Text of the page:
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(Elaine Vilorio)– The ideal woman, as portrayed by our media, has straight hair and a light skin tone. Unsurprisingly, this beauty standard is hardest to achieve among non-white women, particularly African American and black Hispanic women. But, if they want to be generally accepted as beautiful, these women must become whitewashed. We don’t question how they become whitewashed. We don’t think about the pains they have to go through to achieve the celebrated look. And, quite honestly, they don’t want society to think about those pains. The conventional female appearance is supposed to be effortless. But, women invest a lot of time and a lot of money to fit our society’s standard of beauty. And because the standard of beauty is inherently white and effortless, it is particularly difficult for black women to hide how they attain it.
Considering the mirage of ideal beauty, the reactions elicited by Rihanna’s most recent hairstyle are unsurprising, but significant. Usually, I don’t care for the coverage of a celebrity’s appearance. The analysis of what’s in and what’s not usually bores me, which is why I was initially hesitant to learn about this latest “fashion scandal.” But word was floating around that Rihanna had worn a “tubi.” A tubi? No way. I hadn’t watched Sunday’s American Music Awards, the setting of Rihanna’s alleged hair fail, so I did some googling. Lo and behold: the girl had actually done it.
The AMA audience was beside itself; apparently, upon Rihanna’s debut onto the red carpet, “Did Rihanna” was trending on Twitter. White people were confused. African Americans and Hispanics were either proud or outraged. To the amusement of many, Glamour magazine called Rihanna’s hair a “faux pixie crop” on its site. Then, in order to save face, it changed the wording to a “sleek and chic hairstyle.”
In order to understand why Rihanna’s hairstyle matters, I feel obliged to define what a tubi is. I grew up wearing a tubi. More importantly, I grew up knowing that, for the sake of propriety, a young lady never wears a tubi in public. Although it’s prevalent in Hispanic culture as a whole, the tubi is more popularly known in the spheres of Dominican hair salons. In African American salons, the tubi is known as a doobie or a doobie wrap. It’s viewed as a maintenance procedure in the beautification process, not a hairstyle. Women spend hours in the salon to do (a/k/a straighten) their hair, especially women who perm their naturally kinky hair. In order to ensure that “salon finish” every day, these ladies go to sleep with a tubi. One wraps their hair around their head with bobby pins to ensure a non-frizzy straightness the next day. People aren’t supposed to really talk about the tubi. It betrays the beauty standard. It says, “My hair isn’t naturally this way.” It says, “I go to great lengths to make my hair look this way.” And this is where some African American and Hispanic folk sowed their rage.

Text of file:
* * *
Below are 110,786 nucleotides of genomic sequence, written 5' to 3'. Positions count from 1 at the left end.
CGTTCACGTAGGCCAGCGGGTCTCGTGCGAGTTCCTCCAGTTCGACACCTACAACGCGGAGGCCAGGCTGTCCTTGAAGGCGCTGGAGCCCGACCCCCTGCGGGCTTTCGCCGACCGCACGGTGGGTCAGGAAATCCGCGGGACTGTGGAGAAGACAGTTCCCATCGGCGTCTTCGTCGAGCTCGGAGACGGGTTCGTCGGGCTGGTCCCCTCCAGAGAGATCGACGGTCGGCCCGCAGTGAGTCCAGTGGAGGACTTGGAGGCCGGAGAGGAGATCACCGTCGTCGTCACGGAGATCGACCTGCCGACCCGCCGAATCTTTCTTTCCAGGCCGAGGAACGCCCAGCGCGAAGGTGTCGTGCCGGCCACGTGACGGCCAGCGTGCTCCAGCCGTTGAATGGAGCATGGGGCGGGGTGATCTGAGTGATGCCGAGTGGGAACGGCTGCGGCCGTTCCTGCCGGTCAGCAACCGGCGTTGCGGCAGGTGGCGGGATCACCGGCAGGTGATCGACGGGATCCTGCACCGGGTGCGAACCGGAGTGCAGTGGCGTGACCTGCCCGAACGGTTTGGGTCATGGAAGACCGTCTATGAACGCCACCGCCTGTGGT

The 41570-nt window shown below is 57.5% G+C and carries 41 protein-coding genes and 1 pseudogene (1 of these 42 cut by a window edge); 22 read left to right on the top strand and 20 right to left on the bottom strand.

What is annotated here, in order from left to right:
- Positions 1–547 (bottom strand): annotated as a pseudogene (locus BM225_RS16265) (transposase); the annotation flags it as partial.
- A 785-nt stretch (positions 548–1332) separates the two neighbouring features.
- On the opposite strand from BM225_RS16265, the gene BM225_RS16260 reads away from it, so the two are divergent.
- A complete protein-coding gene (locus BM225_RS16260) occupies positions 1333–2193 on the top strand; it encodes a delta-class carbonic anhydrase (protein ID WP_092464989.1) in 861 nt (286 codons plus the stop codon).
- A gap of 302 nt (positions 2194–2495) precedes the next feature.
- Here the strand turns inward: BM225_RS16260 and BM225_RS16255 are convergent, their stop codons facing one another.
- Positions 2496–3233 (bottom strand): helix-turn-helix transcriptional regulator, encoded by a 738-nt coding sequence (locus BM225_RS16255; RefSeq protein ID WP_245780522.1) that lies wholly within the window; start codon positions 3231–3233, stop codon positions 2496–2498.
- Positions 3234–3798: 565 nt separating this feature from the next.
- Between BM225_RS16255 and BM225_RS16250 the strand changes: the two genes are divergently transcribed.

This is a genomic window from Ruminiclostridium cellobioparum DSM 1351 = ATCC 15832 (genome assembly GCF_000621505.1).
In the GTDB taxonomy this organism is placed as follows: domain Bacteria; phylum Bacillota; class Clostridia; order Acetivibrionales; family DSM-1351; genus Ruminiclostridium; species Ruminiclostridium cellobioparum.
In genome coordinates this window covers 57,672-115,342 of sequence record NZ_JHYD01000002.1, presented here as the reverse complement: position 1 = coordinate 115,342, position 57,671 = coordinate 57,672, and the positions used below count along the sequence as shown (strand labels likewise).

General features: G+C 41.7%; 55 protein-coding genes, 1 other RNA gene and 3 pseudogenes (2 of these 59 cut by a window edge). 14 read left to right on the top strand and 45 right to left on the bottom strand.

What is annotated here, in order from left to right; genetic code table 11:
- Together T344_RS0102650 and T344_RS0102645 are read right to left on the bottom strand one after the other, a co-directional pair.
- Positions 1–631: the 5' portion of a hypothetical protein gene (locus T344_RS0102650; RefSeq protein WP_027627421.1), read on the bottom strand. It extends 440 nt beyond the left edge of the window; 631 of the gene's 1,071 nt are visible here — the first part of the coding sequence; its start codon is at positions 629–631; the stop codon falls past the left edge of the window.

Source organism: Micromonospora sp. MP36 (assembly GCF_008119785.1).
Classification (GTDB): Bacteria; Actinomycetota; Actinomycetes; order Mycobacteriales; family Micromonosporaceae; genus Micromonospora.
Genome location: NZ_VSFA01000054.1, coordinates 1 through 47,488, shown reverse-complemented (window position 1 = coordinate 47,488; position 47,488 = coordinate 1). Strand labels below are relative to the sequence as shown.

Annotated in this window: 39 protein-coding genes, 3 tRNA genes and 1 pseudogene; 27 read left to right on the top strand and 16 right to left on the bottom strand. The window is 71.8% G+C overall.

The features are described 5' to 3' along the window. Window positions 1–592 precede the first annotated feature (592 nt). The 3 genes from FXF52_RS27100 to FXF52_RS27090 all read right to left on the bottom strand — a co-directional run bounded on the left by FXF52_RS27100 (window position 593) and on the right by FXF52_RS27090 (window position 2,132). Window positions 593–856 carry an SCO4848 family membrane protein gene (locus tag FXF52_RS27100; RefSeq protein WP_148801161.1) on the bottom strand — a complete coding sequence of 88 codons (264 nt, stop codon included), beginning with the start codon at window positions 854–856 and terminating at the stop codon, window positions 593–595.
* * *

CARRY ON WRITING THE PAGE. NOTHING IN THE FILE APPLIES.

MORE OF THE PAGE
An article from Latin Times concluded the following:
“Going outside with a ‘doobie’ is like submitting yourself to a world of shame. Women’s beauty secrets are kept in the privacy of hair salons, and you wouldn’t want your significant other to see you halfway through the beautification process. It’s just unacceptable. So please, although Rihanna rocked the ‘doobie’ (it pains me to admit it) please don’t make it into a mainstream trend.”
And, although it talks about the positive implications of Rihanna’s hair toward its end, a post on Salon.com notes:
“…when Rihanna showed up at the AMAs rocking [a doobie], but adorned with fancy bejeweled bobby pins, I registered it immediately as ratchetness. Ratchet, because it wreaks [sic] of impropriety, and rejects the unstated rules of black women’s hair.”
To many, Rihanna’s hair was a betrayal. It was registered as shameful and “rachet.” Anything other than the final product — specifically flowing, straight hair — is sloppy.
Let me establish that Rihanna’s hair wasn’t a disgrace to black women. Far from that, it challenged the standard of beauty imposed upon them. It pushed the borders of the beauty standard. It expressed that women, and black women at that, could look however they want to look. It expressed that you don’t have to go through great lengths to look good, to fit a mold. It expressed a rebuttal to the two facets of the beauty standard, those of effortlessness and whiteness. First, it told women that they don’t have to pretend to have effortless beauty. They have effortless beauty; it can be as simple as a hairstyle that doesn’t take hours to do. Second, it unintentionally heightened the transparency concerning the procedures black women go through to achieve the beauty standard.
Through this heightened transparency, I can only hope that more people realize what our society is doing to black women, which is essentially pressuring them to be something they’re not (which is not to say it’s wrong to, say, alter your natural hair; doing so becomes a problem, though, when it is seen as the only mode of beauty). Rihanna isn’t the best example of a well-represented woman of color in the media, but I can at least draw the aforementioned conclusion from her hairdo. In a world where black girls (and boys) look to white as exclusively beautiful and anti-black beauty discrimination is practiced, it’s important to look to anything substantial (even if that anything is Rihanna’s hair) as a challenge to negative social norms.